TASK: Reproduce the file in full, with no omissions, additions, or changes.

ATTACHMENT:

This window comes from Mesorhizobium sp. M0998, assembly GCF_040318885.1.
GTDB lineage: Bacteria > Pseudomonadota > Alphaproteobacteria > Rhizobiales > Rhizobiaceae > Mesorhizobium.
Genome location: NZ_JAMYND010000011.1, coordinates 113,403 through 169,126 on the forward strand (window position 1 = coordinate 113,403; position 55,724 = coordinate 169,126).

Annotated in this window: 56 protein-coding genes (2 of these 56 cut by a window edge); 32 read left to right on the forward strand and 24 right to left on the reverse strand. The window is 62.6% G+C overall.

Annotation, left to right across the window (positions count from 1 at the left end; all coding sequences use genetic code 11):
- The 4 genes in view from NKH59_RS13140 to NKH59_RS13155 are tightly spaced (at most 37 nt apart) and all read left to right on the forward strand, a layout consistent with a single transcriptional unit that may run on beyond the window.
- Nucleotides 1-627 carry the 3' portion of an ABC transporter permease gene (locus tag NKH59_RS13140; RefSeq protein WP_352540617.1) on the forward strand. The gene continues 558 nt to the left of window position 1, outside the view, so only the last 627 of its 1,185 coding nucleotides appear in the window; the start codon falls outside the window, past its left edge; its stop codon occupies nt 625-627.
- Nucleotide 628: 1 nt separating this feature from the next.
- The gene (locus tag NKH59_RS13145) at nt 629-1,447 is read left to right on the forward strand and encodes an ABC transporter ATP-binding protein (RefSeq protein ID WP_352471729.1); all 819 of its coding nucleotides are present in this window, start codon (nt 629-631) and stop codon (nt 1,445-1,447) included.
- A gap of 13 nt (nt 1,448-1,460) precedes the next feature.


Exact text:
This window comes from Mesorhizobium sp. M0998, assembly GCF_040318885.1.
GTDB lineage: Bacteria > Pseudomonadota > Alphaproteobacteria > Rhizobiales > Rhizobiaceae > Mesorhizobium.
Genome location: NZ_JAMYND010000011.1, coordinates 113,403 through 169,126 on the forward strand (window position 1 = coordinate 113,403; position 55,724 = coordinate 169,126).

Annotated in this window: 56 protein-coding genes (2 of these 56 cut by a window edge); 32 read left to right on the forward strand and 24 right to left on the reverse strand. The window is 62.6% G+C overall.

Annotation, left to right across the window (positions count from 1 at the left end; all coding sequences use genetic code 11):
- The 4 genes in view from NKH59_RS13140 to NKH59_RS13155 are tightly spaced (at most 37 nt apart) and all read left to right on the forward strand, a layout consistent with a single transcriptional unit that may run on beyond the window.
- Nucleotides 1-627 carry the 3' portion of an ABC transporter permease gene (locus tag NKH59_RS13140; RefSeq protein WP_352540617.1) on the forward strand. The gene continues 558 nt to the left of window position 1, outside the view, so only the last 627 of its 1,185 coding nucleotides appear in the window; the start codon falls outside the window, past its left edge; its stop codon occupies nt 625-627.
- Nucleotide 628: 1 nt separating this feature from the next.
- The gene (locus tag NKH59_RS13145) at nt 629-1,447 is read left to right on the forward strand and encodes an ABC transporter ATP-binding protein (RefSeq protein ID WP_352471729.1); all 819 of its coding nucleotides are present in this window, start codon (nt 629-631) and stop codon (nt 1,445-1,447) included.
- A gap of 13 nt (nt 1,448-1,460) precedes the next feature.